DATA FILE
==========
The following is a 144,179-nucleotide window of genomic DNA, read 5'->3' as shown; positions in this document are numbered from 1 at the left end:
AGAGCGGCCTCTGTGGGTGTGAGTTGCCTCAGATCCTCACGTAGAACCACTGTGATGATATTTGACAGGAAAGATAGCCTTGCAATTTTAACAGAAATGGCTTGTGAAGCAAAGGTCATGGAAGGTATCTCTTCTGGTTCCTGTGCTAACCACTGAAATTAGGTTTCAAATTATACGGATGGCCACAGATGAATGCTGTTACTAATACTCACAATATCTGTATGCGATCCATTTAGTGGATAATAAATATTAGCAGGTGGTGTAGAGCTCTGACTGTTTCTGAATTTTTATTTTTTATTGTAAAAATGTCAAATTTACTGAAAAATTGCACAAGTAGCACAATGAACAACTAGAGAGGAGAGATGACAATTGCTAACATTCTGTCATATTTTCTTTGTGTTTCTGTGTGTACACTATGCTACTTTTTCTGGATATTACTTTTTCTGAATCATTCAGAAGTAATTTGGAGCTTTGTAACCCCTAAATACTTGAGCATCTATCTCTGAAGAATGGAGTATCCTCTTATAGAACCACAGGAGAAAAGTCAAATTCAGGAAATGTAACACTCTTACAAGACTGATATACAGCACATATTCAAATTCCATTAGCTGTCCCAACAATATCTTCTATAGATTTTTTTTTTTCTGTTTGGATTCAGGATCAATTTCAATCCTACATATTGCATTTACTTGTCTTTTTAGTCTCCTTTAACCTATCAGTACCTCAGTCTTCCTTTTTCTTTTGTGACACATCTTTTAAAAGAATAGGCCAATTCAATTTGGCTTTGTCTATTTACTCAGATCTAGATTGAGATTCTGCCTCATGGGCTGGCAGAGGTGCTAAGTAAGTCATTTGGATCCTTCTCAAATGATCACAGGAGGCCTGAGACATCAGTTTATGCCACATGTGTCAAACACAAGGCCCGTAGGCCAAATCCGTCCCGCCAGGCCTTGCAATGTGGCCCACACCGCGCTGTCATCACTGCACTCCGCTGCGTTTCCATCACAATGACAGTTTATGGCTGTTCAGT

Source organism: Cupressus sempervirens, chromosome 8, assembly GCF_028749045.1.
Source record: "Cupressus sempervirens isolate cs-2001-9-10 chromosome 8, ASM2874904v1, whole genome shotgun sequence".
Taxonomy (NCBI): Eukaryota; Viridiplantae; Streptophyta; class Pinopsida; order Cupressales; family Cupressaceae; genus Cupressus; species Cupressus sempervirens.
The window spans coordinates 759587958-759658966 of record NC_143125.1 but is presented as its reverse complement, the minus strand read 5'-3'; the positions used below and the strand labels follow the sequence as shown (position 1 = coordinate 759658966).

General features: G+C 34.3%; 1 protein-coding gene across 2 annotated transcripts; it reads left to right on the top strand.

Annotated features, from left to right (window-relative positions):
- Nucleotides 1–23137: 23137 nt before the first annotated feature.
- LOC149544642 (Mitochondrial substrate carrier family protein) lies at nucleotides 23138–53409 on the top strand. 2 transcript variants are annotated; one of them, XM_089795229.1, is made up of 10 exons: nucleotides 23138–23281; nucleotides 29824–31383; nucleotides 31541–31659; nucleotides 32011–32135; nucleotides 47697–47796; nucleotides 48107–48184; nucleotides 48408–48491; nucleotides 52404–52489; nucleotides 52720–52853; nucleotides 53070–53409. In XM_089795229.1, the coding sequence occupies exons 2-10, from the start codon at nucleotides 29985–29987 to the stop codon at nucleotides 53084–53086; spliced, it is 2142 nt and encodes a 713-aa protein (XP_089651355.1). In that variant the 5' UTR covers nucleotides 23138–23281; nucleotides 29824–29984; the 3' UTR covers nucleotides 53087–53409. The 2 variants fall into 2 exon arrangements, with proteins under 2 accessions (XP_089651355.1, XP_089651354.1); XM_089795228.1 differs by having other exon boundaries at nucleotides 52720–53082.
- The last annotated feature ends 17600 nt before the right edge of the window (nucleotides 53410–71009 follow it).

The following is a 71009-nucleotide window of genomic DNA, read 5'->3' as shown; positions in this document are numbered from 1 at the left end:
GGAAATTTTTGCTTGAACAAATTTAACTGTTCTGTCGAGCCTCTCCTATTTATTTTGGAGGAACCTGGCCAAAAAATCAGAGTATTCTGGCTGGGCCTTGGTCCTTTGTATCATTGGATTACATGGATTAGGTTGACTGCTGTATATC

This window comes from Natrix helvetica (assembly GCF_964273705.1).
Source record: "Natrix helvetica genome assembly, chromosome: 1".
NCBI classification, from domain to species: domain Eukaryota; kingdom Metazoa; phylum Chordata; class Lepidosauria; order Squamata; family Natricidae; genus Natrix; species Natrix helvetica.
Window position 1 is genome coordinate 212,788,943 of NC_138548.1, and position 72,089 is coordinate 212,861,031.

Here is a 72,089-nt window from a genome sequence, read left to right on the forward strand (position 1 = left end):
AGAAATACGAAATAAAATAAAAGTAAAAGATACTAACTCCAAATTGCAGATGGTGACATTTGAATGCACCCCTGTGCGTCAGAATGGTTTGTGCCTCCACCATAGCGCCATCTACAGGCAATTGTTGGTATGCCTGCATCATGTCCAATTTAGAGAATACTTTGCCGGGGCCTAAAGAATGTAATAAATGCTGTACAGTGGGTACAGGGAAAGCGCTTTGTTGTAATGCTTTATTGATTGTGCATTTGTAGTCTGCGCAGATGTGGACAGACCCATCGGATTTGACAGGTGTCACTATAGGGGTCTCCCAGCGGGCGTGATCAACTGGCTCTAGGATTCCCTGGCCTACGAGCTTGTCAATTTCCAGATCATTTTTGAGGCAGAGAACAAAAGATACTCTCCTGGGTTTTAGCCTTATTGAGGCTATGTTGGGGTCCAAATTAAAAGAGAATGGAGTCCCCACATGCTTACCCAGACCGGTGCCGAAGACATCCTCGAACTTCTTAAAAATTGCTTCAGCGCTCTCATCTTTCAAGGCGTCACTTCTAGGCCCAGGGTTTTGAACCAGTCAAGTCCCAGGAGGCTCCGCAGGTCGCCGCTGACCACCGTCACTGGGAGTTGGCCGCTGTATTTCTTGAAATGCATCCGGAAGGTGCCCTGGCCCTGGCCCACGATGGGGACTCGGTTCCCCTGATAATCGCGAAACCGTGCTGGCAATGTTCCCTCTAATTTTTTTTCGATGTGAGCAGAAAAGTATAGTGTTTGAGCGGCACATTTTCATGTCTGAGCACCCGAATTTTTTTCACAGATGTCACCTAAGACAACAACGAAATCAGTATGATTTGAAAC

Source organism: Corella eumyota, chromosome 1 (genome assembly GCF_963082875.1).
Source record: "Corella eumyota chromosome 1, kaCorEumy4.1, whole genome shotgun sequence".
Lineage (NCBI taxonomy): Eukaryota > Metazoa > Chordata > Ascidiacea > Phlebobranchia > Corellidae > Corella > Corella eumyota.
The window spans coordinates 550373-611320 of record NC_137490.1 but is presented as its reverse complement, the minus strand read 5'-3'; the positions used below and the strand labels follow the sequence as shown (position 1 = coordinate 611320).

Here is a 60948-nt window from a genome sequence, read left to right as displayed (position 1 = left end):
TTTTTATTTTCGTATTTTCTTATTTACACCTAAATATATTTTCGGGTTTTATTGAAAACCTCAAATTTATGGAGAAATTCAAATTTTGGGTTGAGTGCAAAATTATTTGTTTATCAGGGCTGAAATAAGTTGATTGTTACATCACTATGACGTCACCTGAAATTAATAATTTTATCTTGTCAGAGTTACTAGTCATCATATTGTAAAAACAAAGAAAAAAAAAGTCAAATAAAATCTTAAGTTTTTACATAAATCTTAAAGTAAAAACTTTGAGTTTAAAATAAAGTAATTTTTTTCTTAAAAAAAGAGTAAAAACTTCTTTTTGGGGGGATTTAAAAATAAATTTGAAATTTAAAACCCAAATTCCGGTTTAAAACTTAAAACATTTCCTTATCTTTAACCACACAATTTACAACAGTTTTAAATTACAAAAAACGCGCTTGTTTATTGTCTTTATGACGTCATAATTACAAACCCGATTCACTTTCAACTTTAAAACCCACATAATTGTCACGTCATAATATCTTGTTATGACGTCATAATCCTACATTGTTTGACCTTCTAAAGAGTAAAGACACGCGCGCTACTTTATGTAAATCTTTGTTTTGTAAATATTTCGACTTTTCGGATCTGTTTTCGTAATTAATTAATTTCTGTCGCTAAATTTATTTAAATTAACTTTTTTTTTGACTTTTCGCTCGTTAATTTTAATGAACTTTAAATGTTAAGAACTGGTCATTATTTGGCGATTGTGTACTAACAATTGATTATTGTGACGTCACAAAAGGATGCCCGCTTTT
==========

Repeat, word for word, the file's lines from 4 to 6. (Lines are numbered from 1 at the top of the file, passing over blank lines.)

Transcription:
Source record: "Cupressus sempervirens isolate cs-2001-9-10 chromosome 8, ASM2874904v1, whole genome shotgun sequence".
Taxonomy (NCBI): Eukaryota; Viridiplantae; Streptophyta; class Pinopsida; order Cupressales; family Cupressaceae; genus Cupressus; species Cupressus sempervirens.
The window spans coordinates 759587958-759658966 of record NC_143125.1 but is presented as its reverse complement, the minus strand read 5'-3'; the positions used below and the strand labels follow the sequence as shown (position 1 = coordinate 759658966).